I have a substantial online presence (Myspace, Facebook, a website, Livejournal, a mailing list, etc.), plus miscellaneous promotional materials. I do a lot of readings and live appearances of various kinds, including panels, readings, interviews and the occasional writing workshop, which I also think are helpful. I’m not sure that any one of these is necessarily much more effective than the others but I think anything that helps you build a readership and gets your books out there in a good way is worth pursuing.

I do know that all self-publicity takes time and effort to do well. I try not to let that overwhelm the actual writing, but sometimes it does. The key is to try and balance it and not burn yourself out.

18. How do you feel about e-publishing and e-books? Would you go that route?

I have had one ebook published – my first collection of lesbian erotica, Night’s Kiss. I can’t say I found it to be an entirely successful experience. It’s quite difficult to get many e-book publishers to consider lesbian work in the first place and then there’s an uphill battle to get it reviewed and get it sold. Amazon will only take e-books in their proprietary Kindle format, for example, so they stopped taking all other e-book formats awhile back. Other venues for selling -ebooks, such as Fictionwise, don’t have the same reach. E-books also haven’t evolved to the point where a lot of people read them outside of certain genres. They often don’t have a lot of street credibility for either awards or reviews, which is problematic from a sales perspective. I don’t know that I would completely rule out doing another e-book in the future since my print books are selling reasonably well in Kindle format, but I think I’ll wait and see how things look down the road apiece.

19. What were your best and worst experiences with an editor?

Well, there are the classic rejection letters. My favorite of these was a form letter that said something to the effect of “I don’t accept work that makes me want to lose my lunch.” Then there are things like unauthorized changes. I once refused to sign a contract giving an editor carte blanche to make substantive changes to my story without letting me see them first. I had seen some of her writing and it did not inspire confidence in her ability to rewrite anyone else’s prose.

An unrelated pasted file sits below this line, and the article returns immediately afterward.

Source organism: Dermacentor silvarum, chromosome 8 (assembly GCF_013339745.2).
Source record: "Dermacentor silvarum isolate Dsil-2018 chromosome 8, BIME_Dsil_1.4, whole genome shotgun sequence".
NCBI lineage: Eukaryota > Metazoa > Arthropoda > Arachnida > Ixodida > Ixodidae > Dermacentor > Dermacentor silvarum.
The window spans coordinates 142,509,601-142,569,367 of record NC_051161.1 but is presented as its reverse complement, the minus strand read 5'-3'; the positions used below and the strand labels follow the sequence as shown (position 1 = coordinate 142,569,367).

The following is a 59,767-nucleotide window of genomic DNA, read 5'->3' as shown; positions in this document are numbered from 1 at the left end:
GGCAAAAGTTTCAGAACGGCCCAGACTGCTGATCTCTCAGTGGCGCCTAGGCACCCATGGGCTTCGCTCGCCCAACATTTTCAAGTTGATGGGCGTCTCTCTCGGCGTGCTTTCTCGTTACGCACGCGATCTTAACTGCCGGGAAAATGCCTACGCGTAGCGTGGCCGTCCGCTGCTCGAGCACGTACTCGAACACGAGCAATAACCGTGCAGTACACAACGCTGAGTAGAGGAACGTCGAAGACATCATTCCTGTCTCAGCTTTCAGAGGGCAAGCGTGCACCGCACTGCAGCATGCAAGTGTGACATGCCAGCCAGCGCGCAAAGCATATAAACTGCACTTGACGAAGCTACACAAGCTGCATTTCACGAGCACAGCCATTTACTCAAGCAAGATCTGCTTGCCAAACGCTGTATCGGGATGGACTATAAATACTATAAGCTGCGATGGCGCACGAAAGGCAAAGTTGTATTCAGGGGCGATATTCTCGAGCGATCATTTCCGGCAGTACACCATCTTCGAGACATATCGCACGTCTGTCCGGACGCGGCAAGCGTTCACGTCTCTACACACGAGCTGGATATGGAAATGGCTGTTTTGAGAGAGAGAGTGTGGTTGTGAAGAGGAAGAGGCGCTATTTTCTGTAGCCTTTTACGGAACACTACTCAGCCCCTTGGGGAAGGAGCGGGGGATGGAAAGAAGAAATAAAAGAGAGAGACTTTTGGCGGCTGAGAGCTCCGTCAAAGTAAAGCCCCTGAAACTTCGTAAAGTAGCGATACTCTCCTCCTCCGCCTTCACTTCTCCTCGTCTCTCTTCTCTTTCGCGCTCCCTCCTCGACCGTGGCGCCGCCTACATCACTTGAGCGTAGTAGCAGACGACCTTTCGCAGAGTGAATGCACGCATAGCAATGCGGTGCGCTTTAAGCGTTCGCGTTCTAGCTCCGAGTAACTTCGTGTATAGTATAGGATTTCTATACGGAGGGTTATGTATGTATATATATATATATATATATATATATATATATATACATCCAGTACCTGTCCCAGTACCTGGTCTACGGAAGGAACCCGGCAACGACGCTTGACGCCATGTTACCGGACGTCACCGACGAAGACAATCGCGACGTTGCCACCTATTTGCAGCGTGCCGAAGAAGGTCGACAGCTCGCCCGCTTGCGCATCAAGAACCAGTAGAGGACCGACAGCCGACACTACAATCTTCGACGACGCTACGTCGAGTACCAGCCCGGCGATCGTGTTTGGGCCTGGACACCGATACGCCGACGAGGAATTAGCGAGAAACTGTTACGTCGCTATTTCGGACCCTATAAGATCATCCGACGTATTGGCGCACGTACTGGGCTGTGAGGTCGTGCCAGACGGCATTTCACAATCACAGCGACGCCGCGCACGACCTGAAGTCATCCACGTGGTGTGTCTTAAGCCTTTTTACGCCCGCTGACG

As for the best, there have been a lot of them. I’ve been very fortunate in the editors I’ve written for, people like Marilyn Jaye Lewis, Hanne Blank, Rachel Kramer Bussel, Steve Berman and a bunch of others. I think the best editors are the ones who combine the ability to give feedback with good prompt, communication.

20. And finally, what’s your favorite thing about being a writer? And what, for you, totally sucks about it?

I love almost everything about being a writer. Something sucks about actually writing? :) My least favorite things are all around not writing: managing writing time or having to do writing-related things like publicity instead of actual writing. Beyond that, I love creating new stories and wish I could do it all the time.

Our thanks to Catherine for taking time to hang out with us here, at Kissed By Venus.


Author Profile:

Catherine Lundoff is the author of two collections of lesbian erotica: Crave: Tales of Lust, Love and Longing (Lethe Press, 2007) and Night’s Kiss (forthcoming, Lethe Press) and editor of the fantasy and horror anthology Haunted Hearths and Sapphic Shades: Lesbian Ghost Stories (Lethe Press, 2008). Her stories have appeared or are forthcoming in over 60 publications including So Fey: Queer Faery Stories, Time Well Bent: GLBT Alternate History, Periphery: Erotic Lesbian Futures, Farrago’s Wainscot, Khimairal Ink, Tales of the Unanticipated, Caught Looking, The Mammoth Book of Best New Erotica 6, Sex and Candy, Best Lesbian Bondage Erotica and Best Lesbian Erotica 2008. You can see what she’s up to at www.visi.com/~clundoff.